Cost of raising a child tops £150,000

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Low-income families are struggling to meet the cost of raising a child, faced with the freeze to tax credits and the benefits cap.

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Low-paid working families are unable to provide an acceptable 'no frills' living standard, finds the research

According to research from the Child Poverty Action Group, it now costs £150,753 for a couple to raise a child up to the age of 18 and £183,335 for a lone parent.

The annual research by the charity sets out the amount families with children need to afford essentials such as food, clothes and shelter, as well as other costs necessary to participate in society, such as childcare, as perceived by members of the public.

It finds that despite the introduction of the National Living Wage, low-paid families working full-time are unable to earn enough to provide what the public defines as an acceptable, ‘no-frills’ living standard. Any gains from modest increases in wages have been clawed back through the freezing of tax credits.

Lone parents have been particularly hard hit due to the cumulative effect of cuts, frozen benefits and new ‘punitive’ measures, it says. According to the research, lone parents with a ‘reasonably’ paid job (on median earnings) are left 15 per cent short, the equivalent of £56 per week, of an adequate income because of the high cost of childcare.

A lone parent working full-time on the National Living Wage will be 20 per cent, or £74 per week, short of what they need to achieve a minimum standard of living, while a lone parent relying solely on benefits will be 40 per cent short.

However, compared to last year, the cost of a child for both couples and lone parents has marginally decreased.

Despite parents on universal credit being able to claim back 85 per cent of childcare costs, the reporting requirements are complex, and because the benefit is paid in arrears, it is hard for parents to pay childcare fees in advance, says the research.

It goes on to claim that the cost of a child is ‘heavily influenced’ by the cost of childcare, which is a ‘major strain’ on working low and middle-income families at a cost of £80,000 for a full-time childcare place over the course of childhood.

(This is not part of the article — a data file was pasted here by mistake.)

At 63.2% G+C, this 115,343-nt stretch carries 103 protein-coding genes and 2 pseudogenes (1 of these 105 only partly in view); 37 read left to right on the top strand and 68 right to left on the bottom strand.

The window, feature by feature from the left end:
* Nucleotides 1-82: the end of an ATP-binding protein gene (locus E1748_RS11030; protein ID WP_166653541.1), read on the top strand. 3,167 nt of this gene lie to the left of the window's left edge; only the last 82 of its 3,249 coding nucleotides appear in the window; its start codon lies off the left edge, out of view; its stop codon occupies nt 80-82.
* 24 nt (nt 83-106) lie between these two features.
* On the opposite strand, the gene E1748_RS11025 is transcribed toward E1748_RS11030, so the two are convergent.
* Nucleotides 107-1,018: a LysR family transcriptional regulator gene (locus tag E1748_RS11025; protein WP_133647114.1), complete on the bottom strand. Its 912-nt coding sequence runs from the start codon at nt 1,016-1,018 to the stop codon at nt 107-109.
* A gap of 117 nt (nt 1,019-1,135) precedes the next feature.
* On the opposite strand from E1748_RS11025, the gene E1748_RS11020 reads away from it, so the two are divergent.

While CPAG recognises that the introduction of the 30 hours for three- and four-year-olds has helped, it claims that parents can face difficulties finding places. It also finds that low-income families facing high childcare costs often choose to limit their working hours, which reduces family income ‘significantly’.

The research, carried out by Loughborough University, finds that even families with two parents working full-time on the national living wage are 11 per cent short, the equivalent of £49 per week, of the income required to afford the essentials.

Families with three or more children fare worse. A third child born after 1 April 2017, for whom no additional support will be provided by the Government, costs around £86,500 or £4,800 a year excluding childcare.

Larger families on out-of-work benefits who avoid being hit by the two-child limit will be hit by the benefit cap instead. This restricts support to £23,000 in London and £20,000 outside London regardless of family size. CPAG says that the impact of the benefits cap means that an out-of-work family with three children living in a privately rented home will receive just a little over a third of what they need to meet their needs, with a shortfall of around £400 a week.

Alison Garnham, chief executive of Child Poverty Action Group, said, ‘Today, the majority of children growing up in poverty have working parents. While the number of parents in work is increasing, income from work alone is not sufficient to enable some to meet their families’ needs or escape poverty and the cost of a child is substantial.

‘There is strong public support for Government topping-up the wages of low-paid parents and investing in children is the best long-term investment we can make. By using the forthcoming budget to unfreeze benefits and restore work allowances, the Government can take steps towards making work really pay.’

The author of the report, Professor Donald Hirsch from Loughborough University, added, ‘Throughout the past decade, families in and out of work who rely on some public financial help to make ends meet have found things ever tougher, as neither tax credits nor benefits have risen in line with growing living costs.

‘The pain is not being evenly spread. Some families who work full-time, but on low pay, are relatively well-positioned to gain from a higher minimum wage and selective improvements in help with childcare. However, families with fewer working hours find it hard to access this help.

'Out of work families, together with working families with more than two children, are being hit hardest by ongoing cuts. Current policies will force an increasing number of families to live on less than half of what they need. This exceptionally harsh regime has been caused by the breaking of the relationship between family entitlements and family needs, under arbitrary cuts that leave some families close to destitution.’

A Government spokesperson said, 'We’re committed to ensuring that every child gets the very best chances in life. Household incomes have never been higher and there are one million fewer people living in absolute poverty than in 2010, including 300,000 children. 

'The employment rate is at a near record high and the National Living Wage has delivered the highest pay increase for the lowest paid in 20 years, worth £2,000 extra per year for a full-time worker. By increasing the tax-free personal allowance we are taking millions out of paying tax altogether. Meanwhile, we spend around £90billion a year on working-age welfare to support families in need.'

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